Impact of nasal symptoms on the evaluation of asthma control

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Abstract

The united airways concept suggests that patients with asthma typically exhibit parallel inflammation in the upper airway. The resulting nasal symptoms should reduce quality of life and substantially affect the evaluation of asthma control among these patients. This study aimed to assess the association of nasal symptoms with the evaluation of asthma control.

Fifty-eight patients with asthma and persistent nasal symptoms were prospectively recruited for evaluations of their sinonasal symptoms and asthma control in a cross-sectional study from August 2013 to June 2016. Participants underwent thorough nasal endoscopy, sinus computed tomography, pulmonary function testing, the asthma control test (ACT), and the Sino-Nasal Outcome Test-22 (SNOT-22) questionnaires to evaluate their asthma control and sinonasal symptoms.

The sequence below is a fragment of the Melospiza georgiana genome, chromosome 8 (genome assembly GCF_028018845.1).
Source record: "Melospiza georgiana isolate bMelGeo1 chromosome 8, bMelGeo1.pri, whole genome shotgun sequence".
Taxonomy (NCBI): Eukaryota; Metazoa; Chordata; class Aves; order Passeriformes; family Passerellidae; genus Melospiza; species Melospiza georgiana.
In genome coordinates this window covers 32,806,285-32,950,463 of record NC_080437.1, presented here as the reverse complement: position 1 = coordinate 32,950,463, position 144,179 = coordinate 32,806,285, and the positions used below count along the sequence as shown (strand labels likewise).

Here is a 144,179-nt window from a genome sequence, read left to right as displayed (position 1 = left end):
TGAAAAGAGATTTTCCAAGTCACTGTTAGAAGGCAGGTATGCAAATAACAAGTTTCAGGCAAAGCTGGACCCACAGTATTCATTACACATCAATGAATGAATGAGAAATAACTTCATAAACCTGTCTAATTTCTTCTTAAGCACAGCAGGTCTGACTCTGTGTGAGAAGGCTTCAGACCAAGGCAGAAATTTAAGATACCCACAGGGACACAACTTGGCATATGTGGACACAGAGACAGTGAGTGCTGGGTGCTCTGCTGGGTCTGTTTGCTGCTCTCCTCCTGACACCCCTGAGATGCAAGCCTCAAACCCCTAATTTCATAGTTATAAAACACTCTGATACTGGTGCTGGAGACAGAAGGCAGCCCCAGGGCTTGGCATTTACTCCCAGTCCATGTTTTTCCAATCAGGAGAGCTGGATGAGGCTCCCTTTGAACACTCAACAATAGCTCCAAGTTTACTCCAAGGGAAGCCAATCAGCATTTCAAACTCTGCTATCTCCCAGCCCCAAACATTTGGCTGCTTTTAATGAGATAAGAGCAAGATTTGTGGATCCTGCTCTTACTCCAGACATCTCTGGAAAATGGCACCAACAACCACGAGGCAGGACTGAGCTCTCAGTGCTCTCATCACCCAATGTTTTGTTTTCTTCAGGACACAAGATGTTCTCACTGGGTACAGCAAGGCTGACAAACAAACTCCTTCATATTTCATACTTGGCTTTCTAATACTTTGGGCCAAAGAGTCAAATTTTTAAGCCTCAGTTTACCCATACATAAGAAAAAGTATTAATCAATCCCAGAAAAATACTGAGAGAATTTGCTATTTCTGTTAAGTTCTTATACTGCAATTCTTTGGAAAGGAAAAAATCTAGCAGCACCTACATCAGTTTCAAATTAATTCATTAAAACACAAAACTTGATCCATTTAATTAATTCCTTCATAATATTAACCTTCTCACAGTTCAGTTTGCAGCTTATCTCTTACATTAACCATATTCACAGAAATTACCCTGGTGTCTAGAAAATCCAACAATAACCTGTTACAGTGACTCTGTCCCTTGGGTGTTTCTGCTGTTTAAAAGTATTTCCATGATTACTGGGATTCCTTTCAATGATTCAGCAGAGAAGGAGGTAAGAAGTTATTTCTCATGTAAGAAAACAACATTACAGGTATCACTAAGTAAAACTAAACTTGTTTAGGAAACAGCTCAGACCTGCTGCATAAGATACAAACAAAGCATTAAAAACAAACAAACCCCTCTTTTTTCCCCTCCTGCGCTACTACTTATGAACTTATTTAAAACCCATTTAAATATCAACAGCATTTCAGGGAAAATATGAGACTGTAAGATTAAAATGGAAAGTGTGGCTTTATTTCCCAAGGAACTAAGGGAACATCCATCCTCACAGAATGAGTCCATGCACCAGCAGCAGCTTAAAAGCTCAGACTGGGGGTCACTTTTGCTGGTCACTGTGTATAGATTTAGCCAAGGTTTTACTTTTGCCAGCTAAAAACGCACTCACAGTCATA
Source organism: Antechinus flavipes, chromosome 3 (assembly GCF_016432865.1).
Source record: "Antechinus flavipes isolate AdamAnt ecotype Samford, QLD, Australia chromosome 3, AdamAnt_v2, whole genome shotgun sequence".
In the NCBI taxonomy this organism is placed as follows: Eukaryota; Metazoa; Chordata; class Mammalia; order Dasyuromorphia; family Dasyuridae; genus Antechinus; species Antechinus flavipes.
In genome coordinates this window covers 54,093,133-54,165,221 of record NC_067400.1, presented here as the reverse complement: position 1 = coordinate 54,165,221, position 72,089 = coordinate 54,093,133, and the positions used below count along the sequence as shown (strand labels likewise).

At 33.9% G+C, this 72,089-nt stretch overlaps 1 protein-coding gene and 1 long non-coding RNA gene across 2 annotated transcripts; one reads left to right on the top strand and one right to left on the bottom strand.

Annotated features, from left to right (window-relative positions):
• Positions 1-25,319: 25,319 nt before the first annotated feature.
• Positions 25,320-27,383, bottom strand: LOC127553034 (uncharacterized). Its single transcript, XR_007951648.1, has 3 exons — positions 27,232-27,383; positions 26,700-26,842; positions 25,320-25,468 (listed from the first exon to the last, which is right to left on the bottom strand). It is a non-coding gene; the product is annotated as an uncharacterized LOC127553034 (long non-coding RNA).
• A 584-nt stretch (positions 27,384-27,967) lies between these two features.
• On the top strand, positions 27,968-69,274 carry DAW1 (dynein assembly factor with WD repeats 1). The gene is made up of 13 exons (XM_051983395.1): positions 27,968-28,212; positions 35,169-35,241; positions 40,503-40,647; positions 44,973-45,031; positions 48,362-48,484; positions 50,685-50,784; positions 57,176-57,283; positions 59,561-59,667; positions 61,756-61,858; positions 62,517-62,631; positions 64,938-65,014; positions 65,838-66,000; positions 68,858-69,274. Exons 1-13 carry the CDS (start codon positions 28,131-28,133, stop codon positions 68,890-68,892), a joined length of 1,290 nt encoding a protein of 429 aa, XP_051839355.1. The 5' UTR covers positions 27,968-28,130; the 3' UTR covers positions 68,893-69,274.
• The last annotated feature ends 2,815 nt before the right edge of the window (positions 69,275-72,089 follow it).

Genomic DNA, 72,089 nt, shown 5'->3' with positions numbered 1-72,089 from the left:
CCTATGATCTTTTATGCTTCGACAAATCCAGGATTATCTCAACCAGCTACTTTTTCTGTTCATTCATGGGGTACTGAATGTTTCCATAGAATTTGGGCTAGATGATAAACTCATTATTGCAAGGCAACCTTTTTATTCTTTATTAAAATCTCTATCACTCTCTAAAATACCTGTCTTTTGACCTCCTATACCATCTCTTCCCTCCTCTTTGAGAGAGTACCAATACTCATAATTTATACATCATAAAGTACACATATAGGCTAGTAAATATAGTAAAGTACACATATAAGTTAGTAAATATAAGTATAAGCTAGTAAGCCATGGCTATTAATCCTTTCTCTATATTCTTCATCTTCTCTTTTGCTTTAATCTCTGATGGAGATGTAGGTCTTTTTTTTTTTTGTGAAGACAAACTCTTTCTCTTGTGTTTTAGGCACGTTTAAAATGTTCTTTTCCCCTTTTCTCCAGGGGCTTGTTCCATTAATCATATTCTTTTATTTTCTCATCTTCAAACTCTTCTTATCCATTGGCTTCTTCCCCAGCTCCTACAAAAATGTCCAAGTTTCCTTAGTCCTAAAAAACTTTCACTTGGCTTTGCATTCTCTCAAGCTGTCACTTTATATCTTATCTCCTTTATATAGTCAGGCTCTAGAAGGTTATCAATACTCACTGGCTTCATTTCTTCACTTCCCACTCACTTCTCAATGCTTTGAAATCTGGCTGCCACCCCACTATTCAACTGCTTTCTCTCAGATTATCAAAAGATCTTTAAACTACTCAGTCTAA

There was a significant association between ACT and SNOT-22 scores. Among patients with asthma and chronic rhinosinusitis, ACT scores were closely related to the symptoms of cough, post-nasal discharge, dizziness, waking up at night, absence of a good night's sleep, and waking up tired. Among patients with asthma and chronic rhinitis, the forced expiratory volume in 1 second was closely related to the symptoms of needing to blow nose, runny nose, and cough. Patients with emergency clinic visits during the previous 3 months had relatively high SNOT-22 scores, especially for the symptoms of sneezing, runny nose, nasal blockage, cough, and dizziness.

Sinonasal symptom severity was closely associated with measured asthma control status among patients with asthma and persistent nasal symptoms. Therefore, upper and lower airway inflammations should be considered and treated simultaneously.

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